There are both “hard” (physical bolts and locknuts) and “soft” (programming in the motor) stop adjustments to make sure no part of the TV or mount hits into the wall or mantel for both the bottom travel and side-to-side swivel. There are also post-install adjustments to correct for any tilt.
After all this is completed, you’re ready to stand back and marvel at the glory that is the MM860 gracefully transporting your TV from too high to just right! The electronic actuators used to power the motors are incredibly quiet in operation; far less noisy than a traditional motorized projection screen. And the included RF remote makes no-point operation simple, letting users easily navigate the mount through its full range of motion, as well as set two presets for instant recall.
Connecting to the mount over the network (or directly via a PC) gives access to some nice diagnostic info, as well as the ability to update firmware, adjust network settings, and more. There is a “Smooth Start” mode with four settings that adjusts how the actuators work with initially lowering the TV, optimizing the mount for different TV weights. Another great feature is the ability to monitor and adjust the sensitivity range of the ALPS operation, ensuring the mount “sees” when the TV is actually on or off; a great feature with TVs having widely different power draw levels.
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The one area where the MM860 is a tad wanting compared to a traditional arm mount is in horizontal swivel. While it offers up to 25-degrees of left or right swivel, for rooms with really off-angle seating, this likely won’t be enough. Also, you can’t swivel the mount at all until it has lowered roughly halfway. But, since this is likely being installed over a fireplace that is also likely the focal point of the room, this probably won’t be an issue.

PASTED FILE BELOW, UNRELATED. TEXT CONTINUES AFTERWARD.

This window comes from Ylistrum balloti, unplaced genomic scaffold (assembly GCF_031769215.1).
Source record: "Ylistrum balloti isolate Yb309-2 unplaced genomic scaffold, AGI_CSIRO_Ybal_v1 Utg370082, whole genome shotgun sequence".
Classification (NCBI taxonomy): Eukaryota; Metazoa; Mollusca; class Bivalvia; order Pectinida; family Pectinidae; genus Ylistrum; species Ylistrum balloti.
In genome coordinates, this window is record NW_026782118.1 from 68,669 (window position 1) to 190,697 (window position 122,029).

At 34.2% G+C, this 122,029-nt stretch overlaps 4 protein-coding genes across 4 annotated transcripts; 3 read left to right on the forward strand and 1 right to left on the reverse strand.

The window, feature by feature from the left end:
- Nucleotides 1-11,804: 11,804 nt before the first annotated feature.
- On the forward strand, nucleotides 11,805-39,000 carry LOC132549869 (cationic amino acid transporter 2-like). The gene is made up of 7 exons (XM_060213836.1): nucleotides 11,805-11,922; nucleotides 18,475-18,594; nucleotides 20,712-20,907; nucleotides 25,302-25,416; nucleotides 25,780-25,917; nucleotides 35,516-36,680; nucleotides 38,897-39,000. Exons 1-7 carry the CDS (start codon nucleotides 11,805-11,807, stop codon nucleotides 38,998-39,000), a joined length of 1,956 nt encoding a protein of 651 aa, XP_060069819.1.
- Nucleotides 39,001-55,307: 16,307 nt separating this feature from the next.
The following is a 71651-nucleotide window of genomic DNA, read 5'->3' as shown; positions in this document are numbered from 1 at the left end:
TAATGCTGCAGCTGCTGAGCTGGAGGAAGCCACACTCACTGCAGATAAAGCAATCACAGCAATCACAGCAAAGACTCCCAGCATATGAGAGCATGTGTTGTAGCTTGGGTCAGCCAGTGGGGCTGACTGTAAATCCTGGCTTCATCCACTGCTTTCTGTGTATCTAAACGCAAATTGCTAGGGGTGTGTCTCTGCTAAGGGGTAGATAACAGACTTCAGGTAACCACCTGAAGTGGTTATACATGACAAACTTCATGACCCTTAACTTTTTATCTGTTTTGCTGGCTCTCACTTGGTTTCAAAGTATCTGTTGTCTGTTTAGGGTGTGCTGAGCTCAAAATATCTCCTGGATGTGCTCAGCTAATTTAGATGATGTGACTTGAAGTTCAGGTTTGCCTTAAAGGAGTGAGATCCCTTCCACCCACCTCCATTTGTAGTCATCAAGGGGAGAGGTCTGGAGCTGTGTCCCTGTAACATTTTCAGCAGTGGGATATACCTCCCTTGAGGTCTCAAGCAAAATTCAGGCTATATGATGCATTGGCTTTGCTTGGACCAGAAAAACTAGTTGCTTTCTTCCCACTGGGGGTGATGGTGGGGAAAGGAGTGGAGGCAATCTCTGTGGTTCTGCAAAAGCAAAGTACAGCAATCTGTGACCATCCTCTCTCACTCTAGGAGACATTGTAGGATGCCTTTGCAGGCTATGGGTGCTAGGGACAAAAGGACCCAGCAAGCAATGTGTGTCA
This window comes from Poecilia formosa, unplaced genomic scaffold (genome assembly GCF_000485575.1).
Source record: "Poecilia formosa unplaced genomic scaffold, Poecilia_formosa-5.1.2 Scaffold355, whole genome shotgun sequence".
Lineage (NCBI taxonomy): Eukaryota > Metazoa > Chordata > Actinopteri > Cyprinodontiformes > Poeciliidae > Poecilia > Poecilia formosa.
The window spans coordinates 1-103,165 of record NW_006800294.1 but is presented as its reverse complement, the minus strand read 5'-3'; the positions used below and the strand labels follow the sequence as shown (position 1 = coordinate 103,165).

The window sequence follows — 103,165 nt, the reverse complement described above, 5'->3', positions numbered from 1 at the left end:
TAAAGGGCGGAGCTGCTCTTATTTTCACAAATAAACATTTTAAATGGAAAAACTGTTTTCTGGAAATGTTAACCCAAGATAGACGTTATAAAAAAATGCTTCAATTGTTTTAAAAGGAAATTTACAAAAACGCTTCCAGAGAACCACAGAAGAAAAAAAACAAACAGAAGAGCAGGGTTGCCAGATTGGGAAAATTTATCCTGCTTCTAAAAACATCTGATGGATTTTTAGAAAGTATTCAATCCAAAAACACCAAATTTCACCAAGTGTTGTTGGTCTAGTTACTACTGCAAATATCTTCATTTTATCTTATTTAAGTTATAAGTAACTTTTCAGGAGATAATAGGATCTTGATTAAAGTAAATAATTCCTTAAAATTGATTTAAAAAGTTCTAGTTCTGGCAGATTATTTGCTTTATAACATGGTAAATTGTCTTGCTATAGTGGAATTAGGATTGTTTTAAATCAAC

The MantelMount MM860 is one of those rare products where a 30-second demo gives customers an immediate grasp of its benefits. They already know the TV is going to be too high; this shows them exactly how to fix the problem. Want proof? Within two weeks of installing the MM860 in our showroom I have sold three of them. Available only to Preferred Pro Series dealers, the MantelMount MM860 offers a way to truly differentiate your TV installs.
Kudos: Solid build quality; quiet and smooth operation; ALPS function delivers instant automation; just frickin’ cool!
Concerns: Recessed install can be tricky; would like more side swivel range.
- Supports TVs from 30-125 pounds, 55-100 inches; VESA mounting up to 200x200mm–600x600mm
- Includes RF remote control with automation drivers for Crestron, Control4, RTI, Savant, and URC (IR codes available for Harmony)
- Integrated power sensor can automatically lower to TV preset position when turned on and returns to retracted position when powered off
- Heat sensor automatically raises TV when temperature exceeds 130-degrees F
- Lowers TV up to 30 inches with 20.5 inches of extension from the wall; 25 degrees left and right swivel; holds TV 1.8 inches from wall in retracted state (when recessed mounted)
- Includes hardware for mounting soundbar below TV